We see it all the time in countless T.V. shows and movies; a shady, hoody and jeans wearing character intensely types away on a keyboard for a few seconds, hits Enter, and up pops a schematic of the city’s transportation system on the screen. From here, the hacker changes traffic lights, turns off the water supply, and releases all the prisoners from cell block six in the state penitentiary.
Most of the time, this poorly conceived or misrepresented tech babble serves as a device to further the fictional story being told. But the recent Colonial Pipeline hack was a painful reminder of the devastating impact cybercrime can have on our lives even if it doesn’t play out like it does on screen.
Just a quick summary if you happened to miss some of the details: A Russian hacker group that goes by the name “Darkside” hacked and stole 100 gigabytes of data from the Colonial Pipeline Company and held it for ransom. In order to control the spread of the breach, the network on which Colonial Pipeline runs had to be largely shut down. Unfortunately for a lot of Americans, this pipeline of refined fuel that runs from Texas to New York is the largest such pipeline in the U.S., and delivers up to three million gallons of fuel per day. Without that flow, the price of fuel quickly went up and availability diminished in many states on the East Coast.
The Colonial Pipeline Company reportedly paid the hackers nearly $5 million to get their data back. For a company of this size, it was a relatively low price to pay. However, some experts point out that paying the ransom only rewards the hackers and encourages the same antics.
No matter the details, this is just the latest high-profile ransomware attack highlighting a prevalent problem worldwide. Government and industry networks are at risk of even basic assaults by hackers and ransomware.
Recently, President Joe Biden signed an executive order to help improve the nation’s cybersecurity protocols and enforce the protection of Federal Government networks.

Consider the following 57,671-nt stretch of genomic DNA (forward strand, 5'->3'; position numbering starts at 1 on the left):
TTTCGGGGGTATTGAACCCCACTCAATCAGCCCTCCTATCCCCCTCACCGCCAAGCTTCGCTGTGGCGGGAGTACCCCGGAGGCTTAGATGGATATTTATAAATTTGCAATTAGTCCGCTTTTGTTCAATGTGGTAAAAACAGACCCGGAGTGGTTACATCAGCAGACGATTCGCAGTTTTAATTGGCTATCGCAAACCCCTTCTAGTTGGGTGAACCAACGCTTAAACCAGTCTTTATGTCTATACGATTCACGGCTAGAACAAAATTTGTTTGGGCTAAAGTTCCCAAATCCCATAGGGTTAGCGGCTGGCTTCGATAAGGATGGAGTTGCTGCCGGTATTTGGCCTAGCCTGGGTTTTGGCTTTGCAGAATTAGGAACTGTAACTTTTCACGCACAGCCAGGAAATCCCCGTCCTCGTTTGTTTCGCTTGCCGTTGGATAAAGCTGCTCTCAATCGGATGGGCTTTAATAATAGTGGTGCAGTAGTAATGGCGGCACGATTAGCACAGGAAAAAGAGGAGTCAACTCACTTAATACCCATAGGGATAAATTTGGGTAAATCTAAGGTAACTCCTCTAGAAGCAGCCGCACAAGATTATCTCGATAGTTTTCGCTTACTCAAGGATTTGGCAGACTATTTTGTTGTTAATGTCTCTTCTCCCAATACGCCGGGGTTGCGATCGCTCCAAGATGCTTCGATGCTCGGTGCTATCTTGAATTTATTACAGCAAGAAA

Of course, we all know federal action alone will not help the private sector since companies make their own assessments regarding cybersecurity practices.
Some of the specifics from the Executive Order are:
- Removal of barriers to threat information sharing between government and the private sector
- Modernize and implement more robust cybersecurity standards in the Federal Government
- Improve software supply chain security
- Establish a cybersecurity safety review board
- Create a standard playbook for responding to cybersecurity incidents
- Improve detection of cybersecurity incidents on Federal Government networks
- Improve investigative and remediation capabilities
At VNET, we take cybersecurity very seriously. We are looking to secure our clients’ data further using Zero Trust Network Access (ZTNA). ZTNA requires strong authentication capabilities, powerful network access control technologies, and complete application access controls. In short, this means that no one is trusted from inside or outside the network and requires verification before granting anyone access to data on the network.
From small businesses in Erie to the Federal Government in D.C., the new wave of security is ZTNA, and VNET will be on the leading edge. For questions about your network security, contact us today.
For the full details on the Executive Order, check them out here: https://www.whitehouse.gov/briefing-room/statements-releases/2021/05/12/fact-sheet-president-signs-executive-order-charting-new-course-to-improve-the-nations-cybersecurity-and-protect-federal-government-networks/